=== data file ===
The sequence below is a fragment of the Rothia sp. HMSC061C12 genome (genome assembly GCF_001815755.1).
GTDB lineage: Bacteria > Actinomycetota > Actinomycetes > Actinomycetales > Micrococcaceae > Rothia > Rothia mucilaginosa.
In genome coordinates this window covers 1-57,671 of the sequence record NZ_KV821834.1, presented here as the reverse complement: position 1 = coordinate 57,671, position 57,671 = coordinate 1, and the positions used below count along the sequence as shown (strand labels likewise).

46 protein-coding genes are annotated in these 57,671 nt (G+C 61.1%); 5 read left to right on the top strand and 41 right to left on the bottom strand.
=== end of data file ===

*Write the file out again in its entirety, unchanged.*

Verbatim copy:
The sequence below is a fragment of the Rothia sp. HMSC061C12 genome (genome assembly GCF_001815755.1).
GTDB lineage: Bacteria > Actinomycetota > Actinomycetes > Actinomycetales > Micrococcaceae > Rothia > Rothia mucilaginosa.
In genome coordinates this window covers 1-57,671 of the sequence record NZ_KV821834.1, presented here as the reverse complement: position 1 = coordinate 57,671, position 57,671 = coordinate 1, and the positions used below count along the sequence as shown (strand labels likewise).

46 protein-coding genes are annotated in these 57,671 nt (G+C 61.1%); 5 read left to right on the top strand and 41 right to left on the bottom strand.